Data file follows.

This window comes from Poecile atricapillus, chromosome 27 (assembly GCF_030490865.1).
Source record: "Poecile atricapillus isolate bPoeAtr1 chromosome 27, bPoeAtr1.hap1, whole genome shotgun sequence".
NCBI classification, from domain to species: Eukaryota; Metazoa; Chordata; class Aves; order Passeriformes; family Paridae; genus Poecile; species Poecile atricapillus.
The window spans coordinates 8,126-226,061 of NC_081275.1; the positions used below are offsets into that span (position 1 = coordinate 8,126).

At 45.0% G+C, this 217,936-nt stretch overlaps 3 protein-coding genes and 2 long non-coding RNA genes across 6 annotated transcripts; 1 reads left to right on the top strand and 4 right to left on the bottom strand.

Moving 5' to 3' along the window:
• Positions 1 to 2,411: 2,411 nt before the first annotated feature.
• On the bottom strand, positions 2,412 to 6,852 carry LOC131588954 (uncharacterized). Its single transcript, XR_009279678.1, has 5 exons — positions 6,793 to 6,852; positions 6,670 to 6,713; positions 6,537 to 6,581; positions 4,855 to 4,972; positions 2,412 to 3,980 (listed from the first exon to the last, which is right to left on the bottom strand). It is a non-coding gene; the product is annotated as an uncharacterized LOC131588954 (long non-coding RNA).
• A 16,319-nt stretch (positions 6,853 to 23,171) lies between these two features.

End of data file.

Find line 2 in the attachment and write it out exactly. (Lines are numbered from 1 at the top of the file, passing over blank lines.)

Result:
Source record: "Poecile atricapillus isolate bPoeAtr1 chromosome 27, bPoeAtr1.hap1, whole genome shotgun sequence".